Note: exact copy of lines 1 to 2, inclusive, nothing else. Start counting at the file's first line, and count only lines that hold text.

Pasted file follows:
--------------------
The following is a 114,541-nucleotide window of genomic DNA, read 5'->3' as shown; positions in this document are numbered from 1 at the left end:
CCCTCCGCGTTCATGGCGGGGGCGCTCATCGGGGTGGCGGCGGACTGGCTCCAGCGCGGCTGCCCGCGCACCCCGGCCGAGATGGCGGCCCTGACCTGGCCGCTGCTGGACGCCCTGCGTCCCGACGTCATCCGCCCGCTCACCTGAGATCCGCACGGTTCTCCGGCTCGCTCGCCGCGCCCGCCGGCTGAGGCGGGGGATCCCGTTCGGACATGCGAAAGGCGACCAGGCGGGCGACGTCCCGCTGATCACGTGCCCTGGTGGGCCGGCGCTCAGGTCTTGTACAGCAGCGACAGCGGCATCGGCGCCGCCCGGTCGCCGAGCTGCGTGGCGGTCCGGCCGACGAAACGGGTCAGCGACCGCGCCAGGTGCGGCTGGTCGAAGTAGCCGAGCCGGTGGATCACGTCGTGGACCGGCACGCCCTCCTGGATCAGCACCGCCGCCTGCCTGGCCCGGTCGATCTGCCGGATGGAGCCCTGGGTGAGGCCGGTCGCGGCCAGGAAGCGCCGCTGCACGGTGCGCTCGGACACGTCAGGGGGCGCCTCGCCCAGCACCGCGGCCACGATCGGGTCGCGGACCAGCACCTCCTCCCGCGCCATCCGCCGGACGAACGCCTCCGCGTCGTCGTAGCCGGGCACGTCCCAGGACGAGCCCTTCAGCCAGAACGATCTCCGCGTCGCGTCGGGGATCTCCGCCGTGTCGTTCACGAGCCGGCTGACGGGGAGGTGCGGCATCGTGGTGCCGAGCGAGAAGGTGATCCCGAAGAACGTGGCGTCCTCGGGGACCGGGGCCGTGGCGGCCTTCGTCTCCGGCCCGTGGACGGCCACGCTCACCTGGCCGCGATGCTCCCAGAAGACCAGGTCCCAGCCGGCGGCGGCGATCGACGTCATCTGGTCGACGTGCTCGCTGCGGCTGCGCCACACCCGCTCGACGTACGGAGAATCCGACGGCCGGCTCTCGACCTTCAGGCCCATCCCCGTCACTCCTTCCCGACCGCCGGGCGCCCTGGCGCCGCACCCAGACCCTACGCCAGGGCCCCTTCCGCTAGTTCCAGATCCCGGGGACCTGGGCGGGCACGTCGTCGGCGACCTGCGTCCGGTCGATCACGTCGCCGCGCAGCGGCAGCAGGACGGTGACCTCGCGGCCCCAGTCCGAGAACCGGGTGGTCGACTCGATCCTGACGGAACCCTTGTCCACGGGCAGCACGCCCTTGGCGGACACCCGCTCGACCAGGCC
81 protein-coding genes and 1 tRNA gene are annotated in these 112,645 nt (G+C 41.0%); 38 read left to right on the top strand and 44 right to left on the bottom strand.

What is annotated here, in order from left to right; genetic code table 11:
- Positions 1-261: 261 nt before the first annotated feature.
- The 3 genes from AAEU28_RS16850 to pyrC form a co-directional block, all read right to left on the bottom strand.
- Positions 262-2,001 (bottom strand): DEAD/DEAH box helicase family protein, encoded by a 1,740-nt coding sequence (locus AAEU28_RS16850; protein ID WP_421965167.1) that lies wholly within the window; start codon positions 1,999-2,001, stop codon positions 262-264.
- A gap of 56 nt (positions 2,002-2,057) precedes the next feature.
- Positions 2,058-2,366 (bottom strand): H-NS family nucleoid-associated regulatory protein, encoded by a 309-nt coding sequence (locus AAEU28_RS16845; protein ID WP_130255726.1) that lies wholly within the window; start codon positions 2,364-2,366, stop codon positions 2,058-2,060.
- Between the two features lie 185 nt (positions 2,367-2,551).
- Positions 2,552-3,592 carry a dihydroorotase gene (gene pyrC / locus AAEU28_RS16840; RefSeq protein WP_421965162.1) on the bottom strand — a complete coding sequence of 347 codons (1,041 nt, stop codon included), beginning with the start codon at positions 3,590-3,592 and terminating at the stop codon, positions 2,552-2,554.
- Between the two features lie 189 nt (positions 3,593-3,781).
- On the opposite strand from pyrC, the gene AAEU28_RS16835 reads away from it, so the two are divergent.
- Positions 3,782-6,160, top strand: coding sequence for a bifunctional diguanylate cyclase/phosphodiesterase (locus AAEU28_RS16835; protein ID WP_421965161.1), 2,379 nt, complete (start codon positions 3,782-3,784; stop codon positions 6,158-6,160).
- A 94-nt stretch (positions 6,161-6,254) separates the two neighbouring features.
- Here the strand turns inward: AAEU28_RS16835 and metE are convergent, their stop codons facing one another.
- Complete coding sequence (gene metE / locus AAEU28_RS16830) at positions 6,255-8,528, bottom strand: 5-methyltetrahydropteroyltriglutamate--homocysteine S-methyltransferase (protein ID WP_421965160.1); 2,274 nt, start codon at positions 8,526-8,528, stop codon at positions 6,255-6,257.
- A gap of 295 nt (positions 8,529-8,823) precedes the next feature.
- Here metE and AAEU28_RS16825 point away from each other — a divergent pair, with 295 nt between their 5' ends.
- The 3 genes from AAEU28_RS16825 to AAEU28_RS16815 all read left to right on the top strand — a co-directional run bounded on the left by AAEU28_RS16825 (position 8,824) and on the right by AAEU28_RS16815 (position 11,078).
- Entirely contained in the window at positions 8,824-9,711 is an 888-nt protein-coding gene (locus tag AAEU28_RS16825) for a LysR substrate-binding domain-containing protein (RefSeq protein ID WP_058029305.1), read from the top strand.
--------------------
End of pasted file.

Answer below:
The following is a 114,541-nucleotide window of genomic DNA, read 5'->3' as shown; positions in this document are numbered from 1 at the left end:
CCCTCCGCGTTCATGGCGGGGGCGCTCATCGGGGTGGCGGCGGACTGGCTCCAGCGCGGCTGCCCGCGCACCCCGGCCGAGATGGCGGCCCTGACCTGGCCGCTGCTGGACGCCCTGCGTCCCGACGTCATCCGCCCGCTCACCTGAGATCCGCACGGTTCTCCGGCTCGCTCGCCGCGCCCGCCGGCTGAGGCGGGGGATCCCGTTCGGACATGCGAAAGGCGACCAGGCGGGCGACGTCCCGCTGATCACGTGCCCTGGTGGGCCGGCGCTCAGGTCTTGTACAGCAGCGACAGCGGCATCGGCGCCGCCCGGTCGCCGAGCTGCGTGGCGGTCCGGCCGACGAAACGGGTCAGCGACCGCGCCAGGTGCGGCTGGTCGAAGTAGCCGAGCCGGTGGATCACGTCGTGGACCGGCACGCCCTCCTGGATCAGCACCGCCGCCTGCCTGGCCCGGTCGATCTGCCGGATGGAGCCCTGGGTGAGGCCGGTCGCGGCCAGGAAGCGCCGCTGCACGGTGCGCTCGGACACGTCAGGGGGCGCCTCGCCCAGCACCGCGGCCACGATCGGGTCGCGGACCAGCACCTCCTCCCGCGCCATCCGCCGGACGAACGCCTCCGCGTCGTCGTAGCCGGGCACGTCCCAGGACGAGCCCTTCAGCCAGAACGATCTCCGCGTCGCGTCGGGGATCTCCGCCGTGTCGTTCACGAGCCGGCTGACGGGGAGGTGCGGCATCGTGGTGCCGAGCGAGAAGGTGATCCCGAAGAACGTGGCGTCCTCGGGGACCGGGGCCGTGGCGGCCTTCGTCTCCGGCCCGTGGACGGCCACGCTCACCTGGCCGCGATGCTCCCAGAAGACCAGGTCCCAGCCGGCGGCGGCGATCGACGTCATCTGGTCGACGTGCTCGCTGCGGCTGCGCCACACCCGCTCGACGTACGGAGAATCCGACGGCCGGCTCTCGACCTTCAGGCCCATCCCCGTCACTCCTTCCCGACCGCCGGGCGCCCTGGCGCCGCACCCAGACCCTACGCCAGGGCCCCTTCCGCTAGTTCCAGATCCCGGGGACCTGGGCGGGCACGTCGTCGGCGACCTGCGTCCGGTCGATCACGTCGCCGCGCAGCGGCAGCAGGACGGTGACCTCGCGGCCCCAGTCCGAGAACCGGGTGGTCGACTCGATCCTGACGGAACCCTTGTCCACGGGCAGCACGCCCTTGGCGGACACCCGCTCGACCAGGCC